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J Pain Symptom Manage. 2016 Nov;52(5):617-625. doi: 10.1016/j.jpainsymman.2016.05.023. Epub 2016 Sep 30.

EffenDys-Fentanyl Buccal Tablet for the Relief of Episodic Breathlessness in Patients With Advanced Cancer: A Multicenter, Open-Label, Randomized, Morphine-Controlled, Crossover, Phase II Trial.

Author information

1
Department of Palliative Medicine and Clinical Trial Unit in Palliative Care, University Hospital of Cologne, Cologne, Germany; Center for Integrated Oncology (CIO) Cologne/Bonn, University Hospital of Cologne, Cologne, Germany. Electronic address: steffen@steffensimon.de.
2
Department of Palliative Medicine with Institute of Palliative Care, Kliniken Essen-Mitte, Essen, Germany.
3
Department of Palliative Medicine, University Medical Center Goettingen, Goettingen, Germany.
4
Clinic for Palliative Care, Medical Center, Faculty of Medicine, University of Freiburg, Freiburg, Germany.
5
Institute of Medical Statistics, Informatics and Epidemiology (IMSIE), University of Cologne, Cologne, Germany.
6
Department of Palliative Medicine and Clinical Trial Unit in Palliative Care, University Hospital of Cologne, Cologne, Germany; Center for Integrated Oncology (CIO) Cologne/Bonn, University Hospital of Cologne, Cologne, Germany.
7
Clinical Trials Centre Cologne (CTCC), ZKS Köln, Cologne Excellence Cluster on Cellular Stress Responses in Aging-Associated Diseases (CECAD), Department I of Internal Medicine, University of Cologne, Cologne, Germany.

Abstract

CONTEXT:

Episodic breathlessness is a frequent and burdensome symptom in cancer patients but pharmacological treatment is limited.

OBJECTIVES:

To determine time to onset, efficacy, feasibility, and safety of transmucosal fentanyl in comparison to immediate-release morphine for the relief of episodic breathlessness.

METHODS:

Phase II, investigator-initiated, multicenter, open-label, randomized, morphine-controlled, crossover trial with open-label titration of fentanyl buccal tablet (FBT) in inpatients with incurable cancer. The primary outcome was time to onset of meaningful breathlessness relief. Secondary outcomes were efficacy (breathlessness intensity difference at 10 and 30 minutes; sum of breathlessness intensity difference at 15 and 60 minutes), feasibility, and safety. Study was approved by local ethics committees.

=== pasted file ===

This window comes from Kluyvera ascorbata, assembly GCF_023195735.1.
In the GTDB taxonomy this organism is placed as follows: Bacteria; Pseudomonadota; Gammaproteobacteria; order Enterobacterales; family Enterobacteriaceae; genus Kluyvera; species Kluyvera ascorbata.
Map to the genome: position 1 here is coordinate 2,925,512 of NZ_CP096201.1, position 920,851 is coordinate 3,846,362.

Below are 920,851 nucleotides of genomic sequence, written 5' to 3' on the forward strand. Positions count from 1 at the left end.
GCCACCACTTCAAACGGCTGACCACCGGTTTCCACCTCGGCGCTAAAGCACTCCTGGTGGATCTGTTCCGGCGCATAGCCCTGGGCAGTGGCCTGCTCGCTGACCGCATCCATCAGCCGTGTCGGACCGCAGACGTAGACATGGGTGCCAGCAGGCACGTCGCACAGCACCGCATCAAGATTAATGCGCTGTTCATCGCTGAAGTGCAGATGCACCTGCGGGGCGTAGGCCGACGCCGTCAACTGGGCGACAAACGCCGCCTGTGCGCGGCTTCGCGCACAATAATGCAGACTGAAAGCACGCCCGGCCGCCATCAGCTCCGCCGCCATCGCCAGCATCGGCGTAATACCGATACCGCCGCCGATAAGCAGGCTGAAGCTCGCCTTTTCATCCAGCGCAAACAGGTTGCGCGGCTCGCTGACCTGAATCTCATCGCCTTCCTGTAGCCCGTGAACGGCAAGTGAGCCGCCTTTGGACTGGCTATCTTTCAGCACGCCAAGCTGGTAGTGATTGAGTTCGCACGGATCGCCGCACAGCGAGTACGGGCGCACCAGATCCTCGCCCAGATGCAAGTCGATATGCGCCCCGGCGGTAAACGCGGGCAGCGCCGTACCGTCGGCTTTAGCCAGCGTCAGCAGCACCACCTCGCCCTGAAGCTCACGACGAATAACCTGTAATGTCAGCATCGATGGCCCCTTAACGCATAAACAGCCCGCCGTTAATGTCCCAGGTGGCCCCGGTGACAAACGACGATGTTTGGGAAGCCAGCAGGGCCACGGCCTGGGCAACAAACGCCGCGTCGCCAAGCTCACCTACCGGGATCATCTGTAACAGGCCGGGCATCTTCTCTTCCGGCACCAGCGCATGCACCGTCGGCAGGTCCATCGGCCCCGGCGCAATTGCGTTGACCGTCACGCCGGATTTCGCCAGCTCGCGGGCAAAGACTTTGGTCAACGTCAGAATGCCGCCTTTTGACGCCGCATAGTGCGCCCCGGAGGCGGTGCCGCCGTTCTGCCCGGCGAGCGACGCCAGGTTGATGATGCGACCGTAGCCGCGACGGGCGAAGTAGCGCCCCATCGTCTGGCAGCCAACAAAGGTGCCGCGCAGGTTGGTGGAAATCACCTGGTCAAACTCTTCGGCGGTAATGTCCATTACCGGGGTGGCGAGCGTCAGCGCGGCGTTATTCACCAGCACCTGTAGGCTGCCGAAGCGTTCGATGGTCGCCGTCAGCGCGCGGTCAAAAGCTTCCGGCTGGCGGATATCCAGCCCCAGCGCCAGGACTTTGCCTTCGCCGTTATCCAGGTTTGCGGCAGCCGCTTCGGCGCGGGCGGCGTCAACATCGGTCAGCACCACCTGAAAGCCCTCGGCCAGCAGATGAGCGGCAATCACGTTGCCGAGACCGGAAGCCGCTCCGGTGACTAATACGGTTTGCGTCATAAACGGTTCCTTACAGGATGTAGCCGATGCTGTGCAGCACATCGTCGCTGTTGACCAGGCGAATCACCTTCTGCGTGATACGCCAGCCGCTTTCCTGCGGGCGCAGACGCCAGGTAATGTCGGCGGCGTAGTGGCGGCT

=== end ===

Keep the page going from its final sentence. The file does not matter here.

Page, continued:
RESULTS:

Twenty-five of 1341 patients were eligible, 10 patients agreed to participate (four female, mean age 58 ± 11, mean Karnofsky score 67 ± 11). Two patients died before final visits and two patients dropped-out because of disease progression leaving six patients for analysis with 61 episodes of breathlessness. Mean time to onset was for FBT 12.7 ± 10.0 and for immediate-release morphine 23.6 ± 15.1 minutes with a mean difference of -10.9 minutes (95% CI = -24.5 to 2.7, P = 0.094). Efficacy measures were predominately in favor for FBT. Both interventions were safe. Feasibility failed because of too much study demands for a very ill patient group.

CONCLUSION:

The description of a faster and greater relief of episodic breathlessness by transmucosal fentanyl versus morphine justifies further evaluation by a full-powered trial.

KEYWORDS:

Episodic breathlessness; cancer; fentanyl; morphine

[Indexed for MEDLINE]

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